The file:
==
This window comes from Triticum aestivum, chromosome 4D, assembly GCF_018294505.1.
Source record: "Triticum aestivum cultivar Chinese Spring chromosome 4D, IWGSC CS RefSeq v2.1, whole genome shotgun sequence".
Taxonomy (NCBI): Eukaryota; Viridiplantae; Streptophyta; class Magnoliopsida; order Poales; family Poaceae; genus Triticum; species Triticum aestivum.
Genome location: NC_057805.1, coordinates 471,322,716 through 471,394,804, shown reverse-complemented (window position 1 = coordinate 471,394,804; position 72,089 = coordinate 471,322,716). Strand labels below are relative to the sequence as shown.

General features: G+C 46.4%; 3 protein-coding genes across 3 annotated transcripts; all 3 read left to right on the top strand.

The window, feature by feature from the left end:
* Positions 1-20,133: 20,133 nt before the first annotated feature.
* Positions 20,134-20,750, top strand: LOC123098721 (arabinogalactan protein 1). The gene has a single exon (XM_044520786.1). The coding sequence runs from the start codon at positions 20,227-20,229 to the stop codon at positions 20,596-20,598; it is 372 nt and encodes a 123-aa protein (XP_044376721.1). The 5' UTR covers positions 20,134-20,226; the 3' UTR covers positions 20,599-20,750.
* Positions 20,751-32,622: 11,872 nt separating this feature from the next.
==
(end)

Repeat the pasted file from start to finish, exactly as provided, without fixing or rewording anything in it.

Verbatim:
This window comes from Triticum aestivum, chromosome 4D, assembly GCF_018294505.1.
Source record: "Triticum aestivum cultivar Chinese Spring chromosome 4D, IWGSC CS RefSeq v2.1, whole genome shotgun sequence".
Taxonomy (NCBI): Eukaryota; Viridiplantae; Streptophyta; class Magnoliopsida; order Poales; family Poaceae; genus Triticum; species Triticum aestivum.
Genome location: NC_057805.1, coordinates 471,322,716 through 471,394,804, shown reverse-complemented (window position 1 = coordinate 471,394,804; position 72,089 = coordinate 471,322,716). Strand labels below are relative to the sequence as shown.

General features: G+C 46.4%; 3 protein-coding genes across 3 annotated transcripts; all 3 read left to right on the top strand.

The window, feature by feature from the left end:
* Positions 1-20,133: 20,133 nt before the first annotated feature.
* Positions 20,134-20,750, top strand: LOC123098721 (arabinogalactan protein 1). The gene has a single exon (XM_044520786.1). The coding sequence runs from the start codon at positions 20,227-20,229 to the stop codon at positions 20,596-20,598; it is 372 nt and encodes a 123-aa protein (XP_044376721.1). The 5' UTR covers positions 20,134-20,226; the 3' UTR covers positions 20,599-20,750.
* Positions 20,751-32,622: 11,872 nt separating this feature from the next.